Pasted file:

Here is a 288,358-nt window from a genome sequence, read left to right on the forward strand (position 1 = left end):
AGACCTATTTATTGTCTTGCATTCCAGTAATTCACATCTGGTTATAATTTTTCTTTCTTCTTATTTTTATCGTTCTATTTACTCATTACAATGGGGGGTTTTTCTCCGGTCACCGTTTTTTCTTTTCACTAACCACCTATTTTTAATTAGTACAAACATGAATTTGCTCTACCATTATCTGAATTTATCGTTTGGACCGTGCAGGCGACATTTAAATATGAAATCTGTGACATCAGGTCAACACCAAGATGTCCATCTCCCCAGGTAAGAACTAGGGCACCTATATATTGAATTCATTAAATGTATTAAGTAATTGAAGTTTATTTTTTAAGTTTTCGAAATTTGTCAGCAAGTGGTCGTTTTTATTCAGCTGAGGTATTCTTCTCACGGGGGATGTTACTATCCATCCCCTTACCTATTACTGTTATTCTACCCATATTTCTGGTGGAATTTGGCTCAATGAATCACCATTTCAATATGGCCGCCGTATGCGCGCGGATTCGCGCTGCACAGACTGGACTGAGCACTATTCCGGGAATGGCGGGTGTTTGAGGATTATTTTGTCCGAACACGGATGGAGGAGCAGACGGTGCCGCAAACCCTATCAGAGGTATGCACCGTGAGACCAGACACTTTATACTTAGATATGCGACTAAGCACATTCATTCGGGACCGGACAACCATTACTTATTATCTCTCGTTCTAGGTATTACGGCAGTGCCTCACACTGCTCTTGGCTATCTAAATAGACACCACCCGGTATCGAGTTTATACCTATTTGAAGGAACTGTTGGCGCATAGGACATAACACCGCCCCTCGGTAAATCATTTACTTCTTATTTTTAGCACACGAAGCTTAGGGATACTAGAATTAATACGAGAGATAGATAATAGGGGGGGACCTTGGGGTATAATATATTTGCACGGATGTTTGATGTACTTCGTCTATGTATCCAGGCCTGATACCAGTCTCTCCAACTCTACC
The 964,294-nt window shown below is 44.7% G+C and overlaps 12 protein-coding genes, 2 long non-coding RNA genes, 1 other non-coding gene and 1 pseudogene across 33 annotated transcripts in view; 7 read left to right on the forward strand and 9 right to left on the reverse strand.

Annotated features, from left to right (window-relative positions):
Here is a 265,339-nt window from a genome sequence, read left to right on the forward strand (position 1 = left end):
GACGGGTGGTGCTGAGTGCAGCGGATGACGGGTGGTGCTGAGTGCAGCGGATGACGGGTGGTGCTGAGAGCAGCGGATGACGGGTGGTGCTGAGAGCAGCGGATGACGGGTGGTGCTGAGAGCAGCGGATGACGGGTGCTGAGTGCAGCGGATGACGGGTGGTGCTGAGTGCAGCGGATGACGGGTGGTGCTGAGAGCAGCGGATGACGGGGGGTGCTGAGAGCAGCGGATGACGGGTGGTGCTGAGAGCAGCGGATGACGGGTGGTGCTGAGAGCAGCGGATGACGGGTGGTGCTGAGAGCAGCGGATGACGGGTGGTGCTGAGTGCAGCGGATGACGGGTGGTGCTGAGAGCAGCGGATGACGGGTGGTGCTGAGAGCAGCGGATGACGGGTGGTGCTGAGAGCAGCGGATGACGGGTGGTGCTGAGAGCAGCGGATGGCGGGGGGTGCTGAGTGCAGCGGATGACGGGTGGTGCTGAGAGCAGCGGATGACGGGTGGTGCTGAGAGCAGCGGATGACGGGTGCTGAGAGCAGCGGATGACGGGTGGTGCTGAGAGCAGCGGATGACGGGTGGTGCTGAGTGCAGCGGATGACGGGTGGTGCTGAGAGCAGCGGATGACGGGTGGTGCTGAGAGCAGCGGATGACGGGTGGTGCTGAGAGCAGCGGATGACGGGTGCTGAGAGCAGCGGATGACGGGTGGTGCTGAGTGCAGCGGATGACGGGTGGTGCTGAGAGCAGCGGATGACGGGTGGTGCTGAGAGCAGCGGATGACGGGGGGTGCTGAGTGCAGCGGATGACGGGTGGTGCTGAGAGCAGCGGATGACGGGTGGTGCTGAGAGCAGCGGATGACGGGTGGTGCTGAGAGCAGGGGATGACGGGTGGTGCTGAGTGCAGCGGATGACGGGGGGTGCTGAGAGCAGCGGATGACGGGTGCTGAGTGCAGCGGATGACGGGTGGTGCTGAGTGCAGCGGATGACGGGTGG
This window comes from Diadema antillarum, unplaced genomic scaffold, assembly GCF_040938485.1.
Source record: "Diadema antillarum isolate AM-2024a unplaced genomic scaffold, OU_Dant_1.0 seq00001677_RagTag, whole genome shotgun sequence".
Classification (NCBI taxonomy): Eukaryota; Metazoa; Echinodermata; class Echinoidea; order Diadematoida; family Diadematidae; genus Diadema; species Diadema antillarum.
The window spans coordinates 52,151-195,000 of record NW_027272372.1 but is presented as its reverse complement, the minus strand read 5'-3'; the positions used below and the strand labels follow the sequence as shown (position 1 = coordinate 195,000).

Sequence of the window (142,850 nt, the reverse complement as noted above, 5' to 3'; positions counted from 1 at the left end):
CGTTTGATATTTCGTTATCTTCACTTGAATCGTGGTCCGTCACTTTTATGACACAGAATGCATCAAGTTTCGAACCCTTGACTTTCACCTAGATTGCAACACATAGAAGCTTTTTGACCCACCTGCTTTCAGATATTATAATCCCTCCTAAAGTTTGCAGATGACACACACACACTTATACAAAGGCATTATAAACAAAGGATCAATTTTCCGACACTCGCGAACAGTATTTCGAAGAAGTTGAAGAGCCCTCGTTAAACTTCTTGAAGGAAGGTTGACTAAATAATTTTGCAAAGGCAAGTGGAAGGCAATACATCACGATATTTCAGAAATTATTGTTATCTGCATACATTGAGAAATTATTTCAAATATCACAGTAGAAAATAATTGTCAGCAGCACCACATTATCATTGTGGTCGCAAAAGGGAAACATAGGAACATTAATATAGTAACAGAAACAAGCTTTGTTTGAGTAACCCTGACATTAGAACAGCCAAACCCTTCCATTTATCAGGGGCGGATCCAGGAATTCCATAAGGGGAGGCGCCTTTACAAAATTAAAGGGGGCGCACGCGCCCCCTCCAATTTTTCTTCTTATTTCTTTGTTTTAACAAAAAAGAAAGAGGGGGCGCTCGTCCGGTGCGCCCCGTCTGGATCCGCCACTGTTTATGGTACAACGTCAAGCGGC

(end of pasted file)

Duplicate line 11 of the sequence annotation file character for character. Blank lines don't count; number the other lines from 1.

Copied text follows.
Sequence of the window (142,850 nt, the reverse complement as noted above, 5' to 3'; positions counted from 1 at the left end):